Emergency management of congestive heart failure - Veterinary Medicine
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Emergency management of congestive heart failure
Patients brought to your practice with signs of congestive heart failure must be handled carefully but promptly to improve the chances of successful therapy. Here are some tips to initially help these critical patients.


Oxygen saturation measurement

Edema can cause severe pulmonary diffusion impairment and lead to hypoxia in patients with CHF. Oxygen saturation of hemoglobin can be measured by using arterial blood sampling or noninvasive pulse oximetry.10,11 A rule of thumb is to attempt to obtain the reading if it can be done without causing undue stress to the patient. When in doubt, administer oxygen and gauge the patient's oxygenation status by changes in its respiratory rate and effort and the resolution of pulmonary crackles on thoracic auscultation. Measuring oxygen saturation by arterial blood sampling or pulse oximetry can then be attempted when the patient is clinically more stable.

The gold standard for measuring a patient's oxygenation status is arterial blood sampling.12 However, the restraint required to obtain the sample is contraindicated in unstable patients. If an arterial blood gas can be performed without causing the patient untoward distress, samples can be obtained from the dorsal pedal or femoral arteries. Normal partial pressure of arterial oxygen (PaO2) is greater than 80 mm Hg in patients breathing room air. If the patient's PaO2 is less than 60 mm Hg and the partial pressure of arterial carbon dioxide (PaCO2) is greater than 60 mm Hg while the patient is receiving oxygen supplementation, mechanical ventilation should be strongly considered.

Pulse oximetry readings can be attempted on the tongue, ear pinna, toe web, prepuce, or vulva in cooperative patients. Severe hypotension, peripheral vasoconstriction, and patient movement secondary to respiratory distress may make obtaining an accurate pulse oximetry reading difficult in patients with CHF. Pulse oximetry readings less than 90% require intervention with supplemental oxygen. If the pulse oximetry reading is less than 80% in a patient receiving supplemental oxygen, consider more aggressive intervention in the form of mechanical ventilation.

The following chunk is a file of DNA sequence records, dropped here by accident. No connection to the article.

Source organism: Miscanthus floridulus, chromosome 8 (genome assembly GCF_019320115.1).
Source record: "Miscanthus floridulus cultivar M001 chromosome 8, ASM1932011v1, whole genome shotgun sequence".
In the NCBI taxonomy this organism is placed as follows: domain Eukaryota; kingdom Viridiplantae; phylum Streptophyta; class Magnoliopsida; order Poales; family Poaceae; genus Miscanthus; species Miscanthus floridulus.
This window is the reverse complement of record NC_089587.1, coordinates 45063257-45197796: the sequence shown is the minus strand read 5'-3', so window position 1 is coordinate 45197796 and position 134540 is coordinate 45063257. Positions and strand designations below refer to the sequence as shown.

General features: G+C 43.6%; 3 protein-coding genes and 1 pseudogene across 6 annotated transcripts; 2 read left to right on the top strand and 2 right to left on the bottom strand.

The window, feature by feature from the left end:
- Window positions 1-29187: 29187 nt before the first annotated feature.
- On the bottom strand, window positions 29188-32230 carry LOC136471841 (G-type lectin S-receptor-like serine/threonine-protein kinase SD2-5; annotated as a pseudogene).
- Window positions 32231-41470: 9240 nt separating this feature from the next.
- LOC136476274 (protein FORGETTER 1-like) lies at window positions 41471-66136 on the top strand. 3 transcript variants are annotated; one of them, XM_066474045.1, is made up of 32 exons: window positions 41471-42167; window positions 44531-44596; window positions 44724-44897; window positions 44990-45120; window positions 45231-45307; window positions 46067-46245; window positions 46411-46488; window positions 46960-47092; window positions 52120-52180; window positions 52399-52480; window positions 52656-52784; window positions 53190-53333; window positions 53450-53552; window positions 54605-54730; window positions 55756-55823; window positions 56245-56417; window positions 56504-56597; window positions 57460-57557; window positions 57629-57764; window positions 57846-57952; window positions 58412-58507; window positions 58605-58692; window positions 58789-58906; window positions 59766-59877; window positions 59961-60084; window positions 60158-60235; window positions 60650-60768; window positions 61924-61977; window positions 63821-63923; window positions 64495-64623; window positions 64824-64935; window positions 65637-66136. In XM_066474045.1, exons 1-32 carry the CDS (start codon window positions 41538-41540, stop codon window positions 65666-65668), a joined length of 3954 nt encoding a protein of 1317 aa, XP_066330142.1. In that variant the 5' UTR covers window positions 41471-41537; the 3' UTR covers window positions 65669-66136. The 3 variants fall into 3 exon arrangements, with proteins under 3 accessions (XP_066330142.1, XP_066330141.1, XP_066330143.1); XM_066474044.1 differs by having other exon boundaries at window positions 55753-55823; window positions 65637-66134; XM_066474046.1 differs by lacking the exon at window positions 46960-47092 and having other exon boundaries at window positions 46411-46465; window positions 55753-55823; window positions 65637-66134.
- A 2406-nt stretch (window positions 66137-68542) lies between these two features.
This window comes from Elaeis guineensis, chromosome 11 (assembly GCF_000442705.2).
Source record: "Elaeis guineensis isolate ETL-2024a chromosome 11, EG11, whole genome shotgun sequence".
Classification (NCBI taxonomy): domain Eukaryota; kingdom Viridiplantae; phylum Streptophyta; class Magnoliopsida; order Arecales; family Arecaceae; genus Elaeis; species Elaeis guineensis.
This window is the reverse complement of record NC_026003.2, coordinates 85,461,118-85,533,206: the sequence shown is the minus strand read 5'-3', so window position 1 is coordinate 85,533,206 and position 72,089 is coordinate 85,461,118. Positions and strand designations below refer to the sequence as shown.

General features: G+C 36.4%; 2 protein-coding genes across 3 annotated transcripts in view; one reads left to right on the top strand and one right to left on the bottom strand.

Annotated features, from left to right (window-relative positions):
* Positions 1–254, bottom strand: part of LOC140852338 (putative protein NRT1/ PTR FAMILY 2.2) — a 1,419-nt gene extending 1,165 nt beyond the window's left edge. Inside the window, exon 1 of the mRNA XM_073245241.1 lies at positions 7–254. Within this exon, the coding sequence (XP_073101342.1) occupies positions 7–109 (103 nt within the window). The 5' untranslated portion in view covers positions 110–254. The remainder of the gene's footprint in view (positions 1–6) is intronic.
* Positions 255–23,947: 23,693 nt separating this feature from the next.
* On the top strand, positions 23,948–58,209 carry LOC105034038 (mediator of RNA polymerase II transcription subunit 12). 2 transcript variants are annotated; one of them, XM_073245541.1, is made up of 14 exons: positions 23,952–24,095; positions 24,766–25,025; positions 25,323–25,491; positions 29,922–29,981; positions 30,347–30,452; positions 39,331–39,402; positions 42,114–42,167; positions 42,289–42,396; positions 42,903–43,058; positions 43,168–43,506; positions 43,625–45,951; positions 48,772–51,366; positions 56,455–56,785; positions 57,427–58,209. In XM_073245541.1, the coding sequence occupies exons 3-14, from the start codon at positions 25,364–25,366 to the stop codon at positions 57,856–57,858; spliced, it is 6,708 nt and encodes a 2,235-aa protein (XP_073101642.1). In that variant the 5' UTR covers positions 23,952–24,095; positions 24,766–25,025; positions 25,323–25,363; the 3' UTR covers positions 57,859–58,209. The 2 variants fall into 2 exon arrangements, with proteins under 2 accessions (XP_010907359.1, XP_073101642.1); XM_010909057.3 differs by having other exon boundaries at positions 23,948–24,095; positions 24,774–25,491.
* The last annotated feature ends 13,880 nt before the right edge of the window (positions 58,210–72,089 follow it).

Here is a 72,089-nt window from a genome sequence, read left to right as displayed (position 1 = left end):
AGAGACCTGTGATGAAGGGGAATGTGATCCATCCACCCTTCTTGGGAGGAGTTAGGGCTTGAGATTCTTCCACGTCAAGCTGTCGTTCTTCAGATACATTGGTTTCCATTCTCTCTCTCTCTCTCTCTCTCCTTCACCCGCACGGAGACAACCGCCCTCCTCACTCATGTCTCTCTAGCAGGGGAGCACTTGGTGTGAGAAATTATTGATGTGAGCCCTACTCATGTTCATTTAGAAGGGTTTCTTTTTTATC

Emergency treatment of patients with CHF consists of improving systemic oxygen delivery and minimizing patient stress. Oxygen delivery is a function of oxygen uptake by the respiratory system, cardiac output, and hemoglobin concentration. The mainstays of therapy for CHF are to provide supplemental oxygen and decrease fluid buildup within the lungs.


Administer flow-by oxygen in patients with CHF as the physical examination is taking place.13,14 Flow-by oxygen is well-tolerated and requires minimal physical restraint. Because flow-by is a relatively inefficient method of providing an increase in the fraction of inspired oxygen, use other methods such as oxygen hoods; oxygen cages; and nasal, nasopharyngeal, and tracheal oxygen insufflation for long-term therapy.

Oxygen hoods are available commercially or can be made in the hospital with a firm Elizabethan collar, white tape, and plastic wrap. Most patients tolerate oxygen hoods readily. But increased condensation and iatrogenic hyperthermia can develop, so monitor patients carefully.

Nasal or nasopharyngeal oxygen cannulae are well-tolerated for long-term oxygen supplementation.15-17 Measure a red rubber (5 to 8 F) catheter or Argyle infant feeding tube (Kendall) from the ramus of the mandible (nasopharyngeal) or from the medial canthus of the eye (nasal). Mark the tube, and lubricate the tip with lidocaine jelly. Insert the tube ventrally and medially, directing the nasal philtrum dorsally to facilitate passing the tube to the predetermined level. Humidified oxygen flow rates can be administered at 50 to 100 ml/kg/min. Nonhumidified oxygen can be used if a humidification source is unavailable, but this method is associated with dryness and irritation of the nasal mucosa and increased patient discomfort and intolerance of the nasal cannula.

Potential complications associated with placing a nasal or nasopharyngeal cannula include increased patient distress with restraint, epistaxis, and introduction of the tube through the cribriform plate, although this last complication is uncommon with careful placement. Nasopharyngeal catheters can allow for higher flow rates of supplemental oxygen and are my preferred method of oxygen supplementation.


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